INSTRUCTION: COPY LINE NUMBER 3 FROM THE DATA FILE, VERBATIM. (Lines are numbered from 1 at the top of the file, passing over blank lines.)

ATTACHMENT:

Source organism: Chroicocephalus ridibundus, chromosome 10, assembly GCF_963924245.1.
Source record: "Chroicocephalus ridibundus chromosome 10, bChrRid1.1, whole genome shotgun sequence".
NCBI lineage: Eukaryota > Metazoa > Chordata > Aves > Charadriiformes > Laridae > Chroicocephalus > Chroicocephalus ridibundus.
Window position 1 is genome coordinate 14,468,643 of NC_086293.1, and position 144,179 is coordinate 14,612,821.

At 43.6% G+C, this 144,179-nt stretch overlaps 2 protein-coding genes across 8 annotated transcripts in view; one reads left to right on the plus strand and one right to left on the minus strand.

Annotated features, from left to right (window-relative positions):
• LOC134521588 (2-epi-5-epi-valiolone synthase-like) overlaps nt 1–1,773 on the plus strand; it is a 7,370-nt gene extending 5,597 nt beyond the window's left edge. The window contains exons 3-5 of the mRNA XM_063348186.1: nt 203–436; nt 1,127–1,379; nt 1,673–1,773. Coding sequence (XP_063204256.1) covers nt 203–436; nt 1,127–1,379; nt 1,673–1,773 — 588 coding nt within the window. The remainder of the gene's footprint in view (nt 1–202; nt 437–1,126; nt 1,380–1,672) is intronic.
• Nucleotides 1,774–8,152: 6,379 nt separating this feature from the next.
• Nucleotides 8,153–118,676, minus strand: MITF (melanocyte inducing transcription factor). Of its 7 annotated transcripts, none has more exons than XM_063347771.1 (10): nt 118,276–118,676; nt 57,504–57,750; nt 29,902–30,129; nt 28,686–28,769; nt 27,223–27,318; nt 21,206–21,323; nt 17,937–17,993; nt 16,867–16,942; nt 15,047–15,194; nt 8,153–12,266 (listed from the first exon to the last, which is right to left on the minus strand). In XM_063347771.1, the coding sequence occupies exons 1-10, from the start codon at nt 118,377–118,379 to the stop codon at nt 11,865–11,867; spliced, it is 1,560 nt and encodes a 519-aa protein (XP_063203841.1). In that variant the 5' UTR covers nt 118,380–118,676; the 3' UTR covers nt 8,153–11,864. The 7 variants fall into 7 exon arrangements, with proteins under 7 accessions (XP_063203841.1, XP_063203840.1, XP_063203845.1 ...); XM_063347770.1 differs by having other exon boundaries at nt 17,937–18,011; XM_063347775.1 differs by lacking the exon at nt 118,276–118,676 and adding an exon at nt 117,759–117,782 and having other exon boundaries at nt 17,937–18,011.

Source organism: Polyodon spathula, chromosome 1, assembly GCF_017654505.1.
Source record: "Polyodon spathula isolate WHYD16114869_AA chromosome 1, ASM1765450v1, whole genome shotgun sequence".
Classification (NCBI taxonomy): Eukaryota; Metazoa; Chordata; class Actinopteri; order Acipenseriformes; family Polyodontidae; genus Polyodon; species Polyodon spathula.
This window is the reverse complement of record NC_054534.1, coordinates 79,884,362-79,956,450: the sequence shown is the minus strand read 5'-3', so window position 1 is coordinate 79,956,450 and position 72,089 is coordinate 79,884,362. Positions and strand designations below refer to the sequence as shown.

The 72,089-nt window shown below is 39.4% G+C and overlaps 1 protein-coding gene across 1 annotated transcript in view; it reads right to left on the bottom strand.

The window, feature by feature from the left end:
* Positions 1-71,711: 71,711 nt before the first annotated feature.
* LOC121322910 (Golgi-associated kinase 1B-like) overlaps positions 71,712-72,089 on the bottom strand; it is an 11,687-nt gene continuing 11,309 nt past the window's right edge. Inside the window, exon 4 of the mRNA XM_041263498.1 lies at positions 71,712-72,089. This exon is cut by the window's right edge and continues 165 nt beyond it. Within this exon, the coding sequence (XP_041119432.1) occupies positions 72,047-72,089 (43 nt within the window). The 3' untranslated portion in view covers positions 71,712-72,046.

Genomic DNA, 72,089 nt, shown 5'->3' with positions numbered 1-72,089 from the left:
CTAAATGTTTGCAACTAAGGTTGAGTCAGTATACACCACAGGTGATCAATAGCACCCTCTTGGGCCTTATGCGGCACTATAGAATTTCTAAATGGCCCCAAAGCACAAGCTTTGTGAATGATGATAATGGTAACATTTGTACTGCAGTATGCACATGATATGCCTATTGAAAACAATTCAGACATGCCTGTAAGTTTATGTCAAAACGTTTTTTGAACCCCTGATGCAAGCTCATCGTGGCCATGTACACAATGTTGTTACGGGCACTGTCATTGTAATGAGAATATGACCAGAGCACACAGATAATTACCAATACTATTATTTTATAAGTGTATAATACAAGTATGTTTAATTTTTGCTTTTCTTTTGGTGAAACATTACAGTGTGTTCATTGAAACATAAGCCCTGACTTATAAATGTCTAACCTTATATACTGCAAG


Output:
NCBI lineage: Eukaryota > Metazoa > Chordata > Aves > Charadriiformes > Laridae > Chroicocephalus > Chroicocephalus ridibundus.